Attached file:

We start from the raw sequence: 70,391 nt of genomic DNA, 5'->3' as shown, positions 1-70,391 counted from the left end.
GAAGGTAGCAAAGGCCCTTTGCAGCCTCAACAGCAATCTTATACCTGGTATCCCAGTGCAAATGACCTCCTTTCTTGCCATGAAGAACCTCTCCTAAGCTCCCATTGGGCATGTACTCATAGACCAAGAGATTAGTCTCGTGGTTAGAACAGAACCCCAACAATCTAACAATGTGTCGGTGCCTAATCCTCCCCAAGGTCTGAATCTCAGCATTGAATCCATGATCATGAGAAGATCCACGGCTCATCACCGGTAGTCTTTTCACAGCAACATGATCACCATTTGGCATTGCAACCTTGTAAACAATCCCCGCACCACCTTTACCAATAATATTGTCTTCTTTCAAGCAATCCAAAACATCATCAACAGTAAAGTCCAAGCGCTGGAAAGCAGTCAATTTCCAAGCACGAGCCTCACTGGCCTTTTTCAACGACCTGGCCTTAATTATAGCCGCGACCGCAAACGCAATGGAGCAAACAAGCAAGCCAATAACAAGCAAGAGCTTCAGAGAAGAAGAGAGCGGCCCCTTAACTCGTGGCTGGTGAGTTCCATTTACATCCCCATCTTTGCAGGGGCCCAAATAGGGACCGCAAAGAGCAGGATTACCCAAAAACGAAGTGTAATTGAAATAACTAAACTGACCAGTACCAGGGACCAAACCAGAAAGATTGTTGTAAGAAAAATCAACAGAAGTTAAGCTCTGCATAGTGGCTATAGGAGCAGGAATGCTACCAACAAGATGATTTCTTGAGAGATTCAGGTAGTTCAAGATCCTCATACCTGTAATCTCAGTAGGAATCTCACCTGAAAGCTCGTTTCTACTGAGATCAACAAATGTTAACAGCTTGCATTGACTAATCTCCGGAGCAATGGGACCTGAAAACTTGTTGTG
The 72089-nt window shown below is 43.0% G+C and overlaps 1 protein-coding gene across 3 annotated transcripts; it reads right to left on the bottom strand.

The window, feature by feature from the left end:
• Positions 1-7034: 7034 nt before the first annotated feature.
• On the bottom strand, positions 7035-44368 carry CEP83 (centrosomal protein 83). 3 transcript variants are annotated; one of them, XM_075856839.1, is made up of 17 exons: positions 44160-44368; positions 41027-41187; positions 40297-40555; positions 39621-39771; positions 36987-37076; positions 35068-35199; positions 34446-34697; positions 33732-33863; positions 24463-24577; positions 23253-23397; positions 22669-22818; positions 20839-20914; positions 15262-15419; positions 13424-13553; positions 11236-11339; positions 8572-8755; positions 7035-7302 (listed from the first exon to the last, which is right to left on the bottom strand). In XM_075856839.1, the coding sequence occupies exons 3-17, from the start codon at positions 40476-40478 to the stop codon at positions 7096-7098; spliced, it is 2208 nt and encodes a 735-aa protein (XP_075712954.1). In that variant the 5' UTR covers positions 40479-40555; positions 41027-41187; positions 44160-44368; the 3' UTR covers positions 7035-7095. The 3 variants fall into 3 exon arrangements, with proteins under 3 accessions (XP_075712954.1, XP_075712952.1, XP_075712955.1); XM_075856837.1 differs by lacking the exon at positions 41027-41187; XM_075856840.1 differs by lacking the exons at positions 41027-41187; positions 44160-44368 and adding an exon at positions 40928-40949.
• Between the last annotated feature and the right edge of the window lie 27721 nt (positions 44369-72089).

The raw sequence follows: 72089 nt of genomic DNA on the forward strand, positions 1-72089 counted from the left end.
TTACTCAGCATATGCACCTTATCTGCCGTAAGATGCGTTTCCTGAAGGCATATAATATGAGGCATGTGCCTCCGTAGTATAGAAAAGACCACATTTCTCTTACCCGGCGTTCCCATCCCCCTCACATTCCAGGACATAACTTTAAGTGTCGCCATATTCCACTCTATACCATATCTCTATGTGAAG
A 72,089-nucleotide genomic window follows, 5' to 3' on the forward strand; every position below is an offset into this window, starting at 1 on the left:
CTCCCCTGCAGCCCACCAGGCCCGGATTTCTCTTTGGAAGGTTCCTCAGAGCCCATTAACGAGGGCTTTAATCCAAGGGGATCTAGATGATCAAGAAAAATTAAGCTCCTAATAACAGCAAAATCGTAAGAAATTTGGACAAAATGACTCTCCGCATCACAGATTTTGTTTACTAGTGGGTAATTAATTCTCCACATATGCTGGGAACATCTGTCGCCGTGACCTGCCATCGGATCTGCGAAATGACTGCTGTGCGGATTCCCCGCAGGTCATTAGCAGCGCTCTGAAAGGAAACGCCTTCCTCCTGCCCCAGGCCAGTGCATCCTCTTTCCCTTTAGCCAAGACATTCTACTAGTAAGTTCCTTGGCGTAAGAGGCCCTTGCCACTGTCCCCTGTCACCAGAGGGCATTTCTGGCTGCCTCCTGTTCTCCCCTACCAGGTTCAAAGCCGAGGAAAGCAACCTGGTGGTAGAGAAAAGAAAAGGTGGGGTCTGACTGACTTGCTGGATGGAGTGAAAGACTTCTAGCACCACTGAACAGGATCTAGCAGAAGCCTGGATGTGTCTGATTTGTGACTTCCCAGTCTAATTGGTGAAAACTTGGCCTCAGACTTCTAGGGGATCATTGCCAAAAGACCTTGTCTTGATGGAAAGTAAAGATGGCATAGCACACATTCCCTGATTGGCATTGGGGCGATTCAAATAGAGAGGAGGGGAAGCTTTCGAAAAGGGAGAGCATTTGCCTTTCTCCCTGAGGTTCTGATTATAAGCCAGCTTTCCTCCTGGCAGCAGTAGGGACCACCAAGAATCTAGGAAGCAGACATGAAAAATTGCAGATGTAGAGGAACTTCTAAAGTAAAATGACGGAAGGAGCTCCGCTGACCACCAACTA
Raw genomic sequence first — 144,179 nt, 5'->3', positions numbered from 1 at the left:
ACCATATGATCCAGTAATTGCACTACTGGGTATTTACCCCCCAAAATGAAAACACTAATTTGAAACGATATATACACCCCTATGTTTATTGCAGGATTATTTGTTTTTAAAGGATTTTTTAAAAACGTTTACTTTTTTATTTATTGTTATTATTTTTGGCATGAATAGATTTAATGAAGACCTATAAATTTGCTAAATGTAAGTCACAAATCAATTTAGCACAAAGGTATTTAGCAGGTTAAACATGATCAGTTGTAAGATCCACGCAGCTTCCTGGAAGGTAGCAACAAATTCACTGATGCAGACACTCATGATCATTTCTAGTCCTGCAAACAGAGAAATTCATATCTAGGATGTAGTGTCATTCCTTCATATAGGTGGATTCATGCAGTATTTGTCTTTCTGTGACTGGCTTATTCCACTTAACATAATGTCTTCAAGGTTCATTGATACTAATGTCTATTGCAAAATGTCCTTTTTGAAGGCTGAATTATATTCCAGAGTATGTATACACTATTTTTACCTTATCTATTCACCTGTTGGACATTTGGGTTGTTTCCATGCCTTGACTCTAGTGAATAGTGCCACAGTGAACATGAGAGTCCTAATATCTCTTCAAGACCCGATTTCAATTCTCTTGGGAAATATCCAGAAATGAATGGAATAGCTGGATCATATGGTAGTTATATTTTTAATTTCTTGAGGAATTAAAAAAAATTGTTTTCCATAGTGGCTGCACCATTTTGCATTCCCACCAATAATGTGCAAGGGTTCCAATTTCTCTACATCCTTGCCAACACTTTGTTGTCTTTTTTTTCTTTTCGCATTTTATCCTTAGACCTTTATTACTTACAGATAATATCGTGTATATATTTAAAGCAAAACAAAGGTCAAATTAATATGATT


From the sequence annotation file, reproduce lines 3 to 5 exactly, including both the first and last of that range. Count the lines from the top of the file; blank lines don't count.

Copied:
The 72089-nt window shown below is 43.0% G+C and overlaps 1 protein-coding gene across 3 annotated transcripts; it reads right to left on the bottom strand.

The window, feature by feature from the left end:
• Positions 1-7034: 7034 nt before the first annotated feature.